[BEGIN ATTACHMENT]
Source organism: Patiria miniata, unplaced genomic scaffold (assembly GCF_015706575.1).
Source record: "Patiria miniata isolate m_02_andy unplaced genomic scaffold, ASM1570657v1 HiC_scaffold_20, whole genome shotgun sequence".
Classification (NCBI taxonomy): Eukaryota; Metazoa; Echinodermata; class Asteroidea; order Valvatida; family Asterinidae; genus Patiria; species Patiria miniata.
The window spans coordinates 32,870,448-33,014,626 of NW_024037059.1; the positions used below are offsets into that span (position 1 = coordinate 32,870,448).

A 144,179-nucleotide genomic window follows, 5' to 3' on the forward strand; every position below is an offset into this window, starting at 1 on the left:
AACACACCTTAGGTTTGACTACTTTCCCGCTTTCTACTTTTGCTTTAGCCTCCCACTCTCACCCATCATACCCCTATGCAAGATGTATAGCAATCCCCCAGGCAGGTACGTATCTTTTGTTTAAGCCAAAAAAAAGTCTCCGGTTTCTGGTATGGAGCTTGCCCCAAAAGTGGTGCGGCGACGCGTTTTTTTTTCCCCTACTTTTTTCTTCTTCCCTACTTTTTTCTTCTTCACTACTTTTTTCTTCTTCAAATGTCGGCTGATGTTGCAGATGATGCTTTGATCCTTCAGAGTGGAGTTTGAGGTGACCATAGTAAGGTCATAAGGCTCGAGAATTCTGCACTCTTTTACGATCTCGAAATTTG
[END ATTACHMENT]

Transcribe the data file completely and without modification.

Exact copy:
Source organism: Patiria miniata, unplaced genomic scaffold (assembly GCF_015706575.1).
Source record: "Patiria miniata isolate m_02_andy unplaced genomic scaffold, ASM1570657v1 HiC_scaffold_20, whole genome shotgun sequence".
Classification (NCBI taxonomy): Eukaryota; Metazoa; Echinodermata; class Asteroidea; order Valvatida; family Asterinidae; genus Patiria; species Patiria miniata.
The window spans coordinates 32,870,448-33,014,626 of NW_024037059.1; the positions used below are offsets into that span (position 1 = coordinate 32,870,448).

A 144,179-nucleotide genomic window follows, 5' to 3' on the forward strand; every position below is an offset into this window, starting at 1 on the left:
AACACACCTTAGGTTTGACTACTTTCCCGCTTTCTACTTTTGCTTTAGCCTCCCACTCTCACCCATCATACCCCTATGCAAGATGTATAGCAATCCCCCAGGCAGGTACGTATCTTTTGTTTAAGCCAAAAAAAAGTCTCCGGTTTCTGGTATGGAGCTTGCCCCAAAAGTGGTGCGGCGACGCGTTTTTTTTTCCCCTACTTTTTTCTTCTTCCCTACTTTTTTCTTCTTCACTACTTTTTTCTTCTTCAAATGTCGGCTGATGTTGCAGATGATGCTTTGATCCTTCAGAGTGGAGTTTGAGGTGACCATAGTAAGGTCATAAGGCTCGAGAATTCTGCACTCTTTTACGATCTCGAAATTTG